Fouling by slimes produced by bacteria, yeasts and/or moulds can cause severe filter plugging, blocking of fuel lines and injectors and consequently then cause excessive wear and failure of engines and system components. Fuel fouled by microbial slimes can fail particulate specifications.


Microbial slimes in filters and pipework



Microbial growth in fuel tanks and fuel systems can result in rapid and severe corrosion. For example occasional problems occur in aircraft wing tanks due to the growth of moulds and also yeasts and bacteria which produce organic acids and also stimulate corrosion by creating oxygen gradients which enhance electrochemical corrosion cells. In steel tanks, growth of Sulphate Reducing Bacteria (SRB) in water and sludge in the bottoms of tanks can cause pitting corrosion. For more information see Microbially Influenced Corrosion.



Corrosion pits in three different tank surfaces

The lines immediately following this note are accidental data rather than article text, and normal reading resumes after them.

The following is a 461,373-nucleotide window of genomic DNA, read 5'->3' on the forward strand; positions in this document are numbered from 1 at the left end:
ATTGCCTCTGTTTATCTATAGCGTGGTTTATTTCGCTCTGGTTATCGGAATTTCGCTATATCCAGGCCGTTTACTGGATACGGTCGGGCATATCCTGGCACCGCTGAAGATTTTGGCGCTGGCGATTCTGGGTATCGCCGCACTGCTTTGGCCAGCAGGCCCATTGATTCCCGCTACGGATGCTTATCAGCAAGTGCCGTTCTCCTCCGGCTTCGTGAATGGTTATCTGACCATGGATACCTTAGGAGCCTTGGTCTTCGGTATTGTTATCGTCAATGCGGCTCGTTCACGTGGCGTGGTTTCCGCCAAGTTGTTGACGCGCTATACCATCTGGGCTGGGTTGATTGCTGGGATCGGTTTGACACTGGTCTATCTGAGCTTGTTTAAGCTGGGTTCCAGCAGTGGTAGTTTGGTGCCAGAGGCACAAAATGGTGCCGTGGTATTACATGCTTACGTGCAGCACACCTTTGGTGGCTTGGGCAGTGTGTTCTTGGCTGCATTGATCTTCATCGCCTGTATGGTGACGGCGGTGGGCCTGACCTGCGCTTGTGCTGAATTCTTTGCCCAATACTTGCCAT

Sulphide Spoilage

Growth of Sulphate Reducing Bacteria (SRB) in fuel tanks can also cause sulphide spoilage of fuels. The fuel becomes corrosive and will fail sulphide limit specifications.


Picturesulphide in fuel

Black sulphide development in water phase under jet fuel sample


Increased water content

Microbial surfactants can stimulate the suspension of water in fuel causing it to become hazy and causing failure of fuel water separators.

Although the microbes need water to grow they need very little. In practice there is often sufficient water in the bottom of large storage tanks and even in the fuel tanks of road vehicles such as trucks and buses for some microbial growth to occur. The microbes tend to be most active at the interface between the water and fuel and also on internal tank and system surfaces. When the tank contents are disturbed, for example when the tank is refilled, the microbes become suspended in the bulk fuel where they cause fouling and may be passed on down the distribution chain to contaminate facilities downstream. Costs for decontaminating facilities are high. Prevention of problems by good housekeeping and regular monitoring is most definitely more cost effective than the “fire brigade treatment” of problems and the consequential losses due to system and equipment failures.



Hazy fuel sample with suspended and settles microbiological material